A Review and Game-play Diary of Cities: Skylines (2015) – Part 2 of 2

At that point I founded a new city called Port Haven with the intent of creating a great tourist city. There were two things significantly different about this city. 1) I enabled the option to have all services and buildings available to me from the start and 2) Enabled infinite money (it’s not cheating, it’s a mod- more on those later). This city presented an entirely new set of problems, making the game playable in an entirely different manner. The core principle of building an efficient city still existed but the main purpose here was to create the most aesthetically pleasing city. Services were still required by the city and traffic still had to be managed but there were further questions to answer that had never been posed previously such as how many airports does this district of my city need and can I create an entire area of roundabouts and nothing but roundabouts? I then had the further idea to try and recreate my local area in game because… why not. I haven’t got around to that city yet.

It was at this point in time when the game had a major update to include tunnels. This addition was welcome although felt a little rushed by the developers. Sometimes creating very specific tunnels can be irritating as the UI gets in the way, which is uncharacteristic of it. Cities: Skylines also supports mods. I use various motorway junctions downloaded from the steam workshop as-well as maps and statistics add ons that fit in nicely with the UI. Sometimes I just wonder around my city at street level with the First-person camera or fly around with the CityCopter mod. The mod support really helps fine tune a very good game into a great game personalised for your play style.

Finally I founded the city that I’m currently working on- Rivia (yes, because of the Witcher 3 hype). I tend to stick to working on one city at a time. In the aforementioned update to the game a European Theme was added- buildings had been re-skinned to have a very medieval feel to them. I founded Rivia on a map with the European theme and a few hours in I realise it unintentionally looks a lot like my first city that I named Spousburg (or something very similar, German sounding). Although not much revenue is being generated in this city traffic is a non-issue. In an open ended game like this with no real objectives, that felt like real progress, very gratifying. Rivia has a beautiful park (surrounded by water pumping facilities) a luxurious superstore (that’s super expensive to maintain) and a row of small European houses, all connected along the river bed (that floods three times a year).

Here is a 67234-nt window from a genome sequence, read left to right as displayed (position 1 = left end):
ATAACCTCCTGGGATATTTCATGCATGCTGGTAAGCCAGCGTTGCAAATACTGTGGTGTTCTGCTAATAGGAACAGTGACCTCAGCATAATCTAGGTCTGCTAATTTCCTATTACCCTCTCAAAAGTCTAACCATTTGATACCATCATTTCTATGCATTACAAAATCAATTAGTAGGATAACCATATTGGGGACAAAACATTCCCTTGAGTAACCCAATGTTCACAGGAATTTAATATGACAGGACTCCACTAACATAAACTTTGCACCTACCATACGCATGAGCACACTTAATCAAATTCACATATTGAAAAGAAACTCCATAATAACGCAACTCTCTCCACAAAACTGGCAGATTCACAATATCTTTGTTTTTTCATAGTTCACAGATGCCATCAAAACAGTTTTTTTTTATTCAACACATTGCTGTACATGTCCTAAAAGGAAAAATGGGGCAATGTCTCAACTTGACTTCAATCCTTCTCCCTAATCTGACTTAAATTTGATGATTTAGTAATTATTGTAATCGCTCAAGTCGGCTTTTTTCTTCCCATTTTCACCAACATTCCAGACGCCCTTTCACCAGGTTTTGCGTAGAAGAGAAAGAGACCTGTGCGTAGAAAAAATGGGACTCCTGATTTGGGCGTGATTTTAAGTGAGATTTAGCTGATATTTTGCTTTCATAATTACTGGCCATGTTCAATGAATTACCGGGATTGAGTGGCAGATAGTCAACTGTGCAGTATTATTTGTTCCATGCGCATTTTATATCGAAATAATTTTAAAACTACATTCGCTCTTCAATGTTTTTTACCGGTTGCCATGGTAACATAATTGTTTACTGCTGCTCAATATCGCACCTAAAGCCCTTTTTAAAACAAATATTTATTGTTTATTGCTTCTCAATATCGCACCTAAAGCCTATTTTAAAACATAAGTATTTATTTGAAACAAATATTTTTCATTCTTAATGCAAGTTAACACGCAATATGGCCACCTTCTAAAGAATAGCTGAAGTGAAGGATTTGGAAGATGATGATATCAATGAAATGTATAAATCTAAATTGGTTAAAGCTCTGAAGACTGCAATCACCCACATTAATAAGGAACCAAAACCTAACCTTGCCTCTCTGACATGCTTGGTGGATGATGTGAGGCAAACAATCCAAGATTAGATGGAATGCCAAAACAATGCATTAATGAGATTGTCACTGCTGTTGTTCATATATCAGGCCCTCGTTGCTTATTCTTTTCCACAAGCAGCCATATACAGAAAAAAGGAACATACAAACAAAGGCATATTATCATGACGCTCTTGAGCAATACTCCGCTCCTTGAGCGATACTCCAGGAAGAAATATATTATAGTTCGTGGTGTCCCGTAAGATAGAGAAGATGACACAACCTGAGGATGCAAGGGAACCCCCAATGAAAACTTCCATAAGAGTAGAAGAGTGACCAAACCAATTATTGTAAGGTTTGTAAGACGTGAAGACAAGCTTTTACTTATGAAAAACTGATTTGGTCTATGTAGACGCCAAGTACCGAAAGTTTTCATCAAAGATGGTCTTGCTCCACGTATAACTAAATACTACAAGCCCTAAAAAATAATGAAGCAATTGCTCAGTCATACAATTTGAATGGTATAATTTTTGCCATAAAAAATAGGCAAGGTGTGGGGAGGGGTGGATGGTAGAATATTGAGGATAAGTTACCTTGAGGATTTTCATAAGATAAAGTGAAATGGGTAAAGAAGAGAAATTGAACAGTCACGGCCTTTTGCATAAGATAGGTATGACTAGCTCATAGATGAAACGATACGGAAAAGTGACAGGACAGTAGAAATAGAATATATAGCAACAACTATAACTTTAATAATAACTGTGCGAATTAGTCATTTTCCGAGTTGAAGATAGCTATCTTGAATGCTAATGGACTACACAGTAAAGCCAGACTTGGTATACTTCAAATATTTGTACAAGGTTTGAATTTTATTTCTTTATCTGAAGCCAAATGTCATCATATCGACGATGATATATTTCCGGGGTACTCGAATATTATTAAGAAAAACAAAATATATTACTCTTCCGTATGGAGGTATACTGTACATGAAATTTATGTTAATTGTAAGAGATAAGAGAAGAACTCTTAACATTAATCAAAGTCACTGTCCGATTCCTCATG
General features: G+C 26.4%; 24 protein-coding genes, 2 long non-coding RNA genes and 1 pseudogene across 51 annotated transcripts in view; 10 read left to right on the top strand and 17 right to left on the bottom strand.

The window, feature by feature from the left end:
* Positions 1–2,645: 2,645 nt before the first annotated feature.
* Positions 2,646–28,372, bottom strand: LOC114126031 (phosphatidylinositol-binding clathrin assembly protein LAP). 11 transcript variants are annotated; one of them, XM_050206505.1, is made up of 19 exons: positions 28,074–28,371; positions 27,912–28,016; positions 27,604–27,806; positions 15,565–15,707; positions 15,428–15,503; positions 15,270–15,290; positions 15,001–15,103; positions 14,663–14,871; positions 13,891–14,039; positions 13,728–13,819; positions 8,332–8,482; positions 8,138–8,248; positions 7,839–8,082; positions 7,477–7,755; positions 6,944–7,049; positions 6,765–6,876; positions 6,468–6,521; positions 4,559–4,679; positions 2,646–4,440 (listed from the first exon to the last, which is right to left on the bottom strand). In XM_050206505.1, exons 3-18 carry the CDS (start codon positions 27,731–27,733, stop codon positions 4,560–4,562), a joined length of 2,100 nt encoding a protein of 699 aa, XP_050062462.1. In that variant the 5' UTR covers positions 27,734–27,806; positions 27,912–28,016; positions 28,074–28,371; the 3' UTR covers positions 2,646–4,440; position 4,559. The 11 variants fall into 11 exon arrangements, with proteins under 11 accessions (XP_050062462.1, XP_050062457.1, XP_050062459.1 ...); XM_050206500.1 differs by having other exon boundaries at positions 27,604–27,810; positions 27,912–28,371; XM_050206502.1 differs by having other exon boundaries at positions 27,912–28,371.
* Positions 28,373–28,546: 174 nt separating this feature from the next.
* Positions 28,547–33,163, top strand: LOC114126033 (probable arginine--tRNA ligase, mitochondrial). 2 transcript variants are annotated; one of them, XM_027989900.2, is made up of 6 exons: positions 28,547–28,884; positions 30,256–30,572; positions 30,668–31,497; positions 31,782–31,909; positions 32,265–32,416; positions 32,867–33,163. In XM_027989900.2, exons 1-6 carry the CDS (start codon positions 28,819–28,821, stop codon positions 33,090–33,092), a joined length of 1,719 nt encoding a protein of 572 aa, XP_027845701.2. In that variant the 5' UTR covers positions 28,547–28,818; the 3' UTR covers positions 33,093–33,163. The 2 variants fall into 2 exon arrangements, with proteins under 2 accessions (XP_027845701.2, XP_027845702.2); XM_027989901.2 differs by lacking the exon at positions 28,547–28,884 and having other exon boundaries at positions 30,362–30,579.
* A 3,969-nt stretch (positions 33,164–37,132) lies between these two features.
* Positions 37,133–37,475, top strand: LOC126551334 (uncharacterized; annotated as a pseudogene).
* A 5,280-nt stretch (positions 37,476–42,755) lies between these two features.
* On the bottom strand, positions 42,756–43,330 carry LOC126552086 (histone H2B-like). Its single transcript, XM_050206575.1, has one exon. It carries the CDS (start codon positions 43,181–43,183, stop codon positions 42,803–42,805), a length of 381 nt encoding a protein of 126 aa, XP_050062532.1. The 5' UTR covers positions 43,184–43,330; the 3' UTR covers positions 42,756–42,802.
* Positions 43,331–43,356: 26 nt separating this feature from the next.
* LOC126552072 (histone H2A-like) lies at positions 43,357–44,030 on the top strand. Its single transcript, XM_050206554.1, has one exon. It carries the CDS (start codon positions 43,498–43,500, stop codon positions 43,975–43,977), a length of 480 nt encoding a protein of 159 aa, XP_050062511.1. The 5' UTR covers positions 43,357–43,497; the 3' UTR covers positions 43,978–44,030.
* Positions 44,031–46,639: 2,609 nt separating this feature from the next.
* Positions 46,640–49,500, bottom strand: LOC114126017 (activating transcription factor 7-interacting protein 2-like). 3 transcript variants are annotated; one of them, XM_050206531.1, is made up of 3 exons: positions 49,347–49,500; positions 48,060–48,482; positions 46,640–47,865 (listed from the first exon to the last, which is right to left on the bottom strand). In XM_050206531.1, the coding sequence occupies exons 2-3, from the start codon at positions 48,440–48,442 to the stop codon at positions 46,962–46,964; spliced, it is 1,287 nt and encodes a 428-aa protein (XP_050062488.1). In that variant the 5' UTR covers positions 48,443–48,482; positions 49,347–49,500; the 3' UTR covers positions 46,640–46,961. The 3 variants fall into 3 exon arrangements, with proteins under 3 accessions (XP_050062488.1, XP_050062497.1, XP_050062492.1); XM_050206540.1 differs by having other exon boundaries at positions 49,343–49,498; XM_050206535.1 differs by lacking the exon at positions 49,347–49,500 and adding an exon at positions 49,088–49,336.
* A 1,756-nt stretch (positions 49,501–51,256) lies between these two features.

Cities: Skylines is a relaxing game in which you can play however you want and create something totally unique to anyone else every time you play. Very simple to grasp, an intuitive UI and mod support make this an outstanding game in a genre that has never had anything this good previously. The new standard in city builders is Cities: Skylines. Put on some music or a podcast in the background, sit back and before you know it a few hours would have passed. You’ll feel like you have to do just one little extra thing, just a few more road extensions, just create one more bus route, just run a few more power lines and water piped, just add a few more schools, just reduce traffic at that one junction, just zone a little more shops, just put a  few more sewage outlets, just a couple more monuments to make it all look nicer and maybe just a few more road extensions…

Overall Rating: 9.0/10

A Review and Game-play Diary of Cities: Skylines (2015) – Part 2 of 2

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